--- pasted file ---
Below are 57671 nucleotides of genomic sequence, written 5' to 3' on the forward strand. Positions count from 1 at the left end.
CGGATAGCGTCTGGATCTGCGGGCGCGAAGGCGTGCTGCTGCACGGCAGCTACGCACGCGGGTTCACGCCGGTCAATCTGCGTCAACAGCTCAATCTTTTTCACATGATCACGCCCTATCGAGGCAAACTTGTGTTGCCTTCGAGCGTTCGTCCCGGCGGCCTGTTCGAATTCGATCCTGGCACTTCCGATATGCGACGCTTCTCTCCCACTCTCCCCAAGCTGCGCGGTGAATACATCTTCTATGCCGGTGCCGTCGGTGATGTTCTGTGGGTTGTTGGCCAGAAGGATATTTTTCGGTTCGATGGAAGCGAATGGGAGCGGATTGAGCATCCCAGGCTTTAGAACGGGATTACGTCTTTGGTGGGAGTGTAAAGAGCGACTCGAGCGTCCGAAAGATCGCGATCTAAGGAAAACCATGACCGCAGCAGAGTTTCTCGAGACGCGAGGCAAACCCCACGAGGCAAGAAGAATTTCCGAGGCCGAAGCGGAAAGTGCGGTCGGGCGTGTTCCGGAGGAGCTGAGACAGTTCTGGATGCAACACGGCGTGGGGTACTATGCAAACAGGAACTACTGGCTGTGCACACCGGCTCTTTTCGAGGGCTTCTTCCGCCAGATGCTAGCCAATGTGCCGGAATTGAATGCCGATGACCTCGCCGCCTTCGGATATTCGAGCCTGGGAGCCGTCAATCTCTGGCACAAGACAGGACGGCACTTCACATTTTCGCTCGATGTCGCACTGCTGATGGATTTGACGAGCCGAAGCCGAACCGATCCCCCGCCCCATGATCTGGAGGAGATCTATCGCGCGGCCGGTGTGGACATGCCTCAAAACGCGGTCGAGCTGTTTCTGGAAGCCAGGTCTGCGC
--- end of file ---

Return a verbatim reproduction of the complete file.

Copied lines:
Below are 57671 nucleotides of genomic sequence, written 5' to 3' on the forward strand. Positions count from 1 at the left end.
CGGATAGCGTCTGGATCTGCGGGCGCGAAGGCGTGCTGCTGCACGGCAGCTACGCACGCGGGTTCACGCCGGTCAATCTGCGTCAACAGCTCAATCTTTTTCACATGATCACGCCCTATCGAGGCAAACTTGTGTTGCCTTCGAGCGTTCGTCCCGGCGGCCTGTTCGAATTCGATCCTGGCACTTCCGATATGCGACGCTTCTCTCCCACTCTCCCCAAGCTGCGCGGTGAATACATCTTCTATGCCGGTGCCGTCGGTGATGTTCTGTGGGTTGTTGGCCAGAAGGATATTTTTCGGTTCGATGGAAGCGAATGGGAGCGGATTGAGCATCCCAGGCTTTAGAACGGGATTACGTCTTTGGTGGGAGTGTAAAGAGCGACTCGAGCGTCCGAAAGATCGCGATCTAAGGAAAACCATGACCGCAGCAGAGTTTCTCGAGACGCGAGGCAAACCCCACGAGGCAAGAAGAATTTCCGAGGCCGAAGCGGAAAGTGCGGTCGGGCGTGTTCCGGAGGAGCTGAGACAGTTCTGGATGCAACACGGCGTGGGGTACTATGCAAACAGGAACTACTGGCTGTGCACACCGGCTCTTTTCGAGGGCTTCTTCCGCCAGATGCTAGCCAATGTGCCGGAATTGAATGCCGATGACCTCGCCGCCTTCGGATATTCGAGCCTGGGAGCCGTCAATCTCTGGCACAAGACAGGACGGCACTTCACATTTTCGCTCGATGTCGCACTGCTGATGGATTTGACGAGCCGAAGCCGAACCGATCCCCCGCCCCATGATCTGGAGGAGATCTATCGCGCGGCCGGTGTGGACATGCCTCAAAACGCGGTCGAGCTGTTTCTGGAAGCCAGGTCTGCGC